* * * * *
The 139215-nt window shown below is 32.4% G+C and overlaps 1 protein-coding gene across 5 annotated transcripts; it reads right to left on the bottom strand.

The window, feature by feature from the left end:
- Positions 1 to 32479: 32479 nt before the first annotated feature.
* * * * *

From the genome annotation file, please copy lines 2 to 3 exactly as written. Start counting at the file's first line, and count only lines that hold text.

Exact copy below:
The window, feature by feature from the left end:
- Positions 1 to 32479: 32479 nt before the first annotated feature.